And we’re shown that the fast fiber network this company has gives them a big advantage, with more fiber route miles than anyone else — apparently they have 5.6 million miles of fiber in the U.S., which is much more than AT&T or Verizon or the other telecom companies he lists….
“These other companies don’t have nearly as much network laid out as the one I’ve been talking about. And that’s why a lot of them, like Comcast, Windstream, and Verizon, are actually already paying the ‘tolls’ to use this network.”
Ryle even re-uses the same spurious “5G winners are already starting to climb, don’t miss the boat” examples that Jeff Brown used in an ad a couple years ago…
The three examples he cites are Galaxy Next Generation (GAXY), Ameristar (AMWK), and Global Energy Networks (GBNW), none of which are what I would call “real” companies — they’re thinly traded penny stocks with no real business or revenue, and they all did have spikes up in their share prices… but those were almost certainly the result of “pump and dump” manipulation that is so common in such tiny names, none are actually connected to 5G in any real way and all of them gave up those headline-generating “gains” of 1,000%+, in most cases almost immediately.
So why are those examples in there? To impact you, dear reader — to make you daydream of 1,000% or 8,580% gains… if a copywriter can get you thinking about life-changing returns, it becomes ever easier to get you to open up your wallet and pull out the credit card to subscribe to The Wealth Advisory. After all, if you’re daydreaming about turning $500 into $58,335, well, what’s $49 for a newsletter subscription? Chump change!
And that’s about it… so what’s the stock? Thinkolator sez, using the handy little route map he provides for confirmation, that this is a rehashing of Ryle’s older pitch for Uniti Group (UNIT).
Which you might not have heard of, I don’t know, but it was essentially created as a REIT spinoff from the big rural phone company Windstream, which spun off its tower and fiber assets into this new company in early 2015.
Here’s how they describe themselves:
“Uniti Group Inc., an internally managed real estate investment trust, is engaged in the acquisition and construction of mission critical communications infrastructure, and is a leading provider of wireless infrastructure solutions for the communications industry. As of December 31, 2020, Uniti owns over 123,000 fiber route miles, approximately 6.9 million fiber strand miles and other communications real estate throughout the United States.”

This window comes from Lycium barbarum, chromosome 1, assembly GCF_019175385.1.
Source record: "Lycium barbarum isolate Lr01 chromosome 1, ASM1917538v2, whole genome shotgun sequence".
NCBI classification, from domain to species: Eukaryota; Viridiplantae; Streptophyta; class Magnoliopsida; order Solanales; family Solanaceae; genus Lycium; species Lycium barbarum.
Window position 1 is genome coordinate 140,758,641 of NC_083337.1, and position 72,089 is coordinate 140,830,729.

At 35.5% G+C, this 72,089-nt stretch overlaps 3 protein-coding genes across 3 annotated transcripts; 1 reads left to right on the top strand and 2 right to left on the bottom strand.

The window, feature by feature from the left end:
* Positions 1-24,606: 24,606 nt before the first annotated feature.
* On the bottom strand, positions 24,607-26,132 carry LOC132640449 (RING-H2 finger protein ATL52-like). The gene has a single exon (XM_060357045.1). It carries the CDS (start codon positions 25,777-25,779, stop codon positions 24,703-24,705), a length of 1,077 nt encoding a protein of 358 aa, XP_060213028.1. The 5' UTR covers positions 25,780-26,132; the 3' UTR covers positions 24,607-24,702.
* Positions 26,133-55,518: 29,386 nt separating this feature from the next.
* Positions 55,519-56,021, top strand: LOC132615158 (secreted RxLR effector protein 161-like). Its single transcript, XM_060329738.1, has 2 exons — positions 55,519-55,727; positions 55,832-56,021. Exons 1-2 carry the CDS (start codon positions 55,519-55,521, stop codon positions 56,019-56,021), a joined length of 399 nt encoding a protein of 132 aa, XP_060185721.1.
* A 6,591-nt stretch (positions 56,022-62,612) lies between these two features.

Briton Ryle has touted this stock for years now — this particular ad is very similar to one he started running a year or so ago, when the the stock was around $8 and the outcome of the Windstream bankruptcy wasn’t very clear yet, but he actually started teasing this stock about five years ago, when the company was still fairly new and was trading in the $20s. It had a different name at the time, it was called Communication Sales and Leasing (ticker CSAL) — they changed names in the Spring of 2017, when they expanded with the purchase of Hunt Telecom. This is how he teased that same stock back in early 2016…
“More recently, I was looking into mobile Internet infrastructure (i.e., smartphone data/Internet), and, lo and behold, I found a fantastic REIT that owns cell towers, fiber loops, and some data center stuff. The stock was selling for around $16 a share, and the dividend was a lofty 15%….
“That dividend was completely covered by one big contract the company had. And the potential for the company to sign more deals with new companies meant that the already big dividend could get even bigger! So I recommended it to Wealth Advisory subscribers, too. And we’ve got 91% gains since February.
[He even quotes a panning that this mystery stock got from gaga guru Jim Cramer over at CNBC:]
“It’s got too high of a yield. It makes me want to worry that it shouldn’t be a red-flag situation. They shouldn’t be that big. If the company wants to come on and talk about it, that’s fine. But it’s not my cup of tea.”
So if he recommended it at $16, which was the lowest point that stock hit in 2015 or 2016, it was looking pretty prescient a few months later when he was teasing it at near $30 a share… but, in fact, you’d still have ended up with a fair amount of disappointment in the ensuing years, because Uniti really fell apart with the ongoing bankruptcy filing by former parent Windstream, which is still their largest tenant (and, frankly, the partial cause of Windstream’s bankruptcy — creditors sued because it looked like Windstream was sneaking their most valuable assets out the back door and hoping their lenders wouldn’t notice).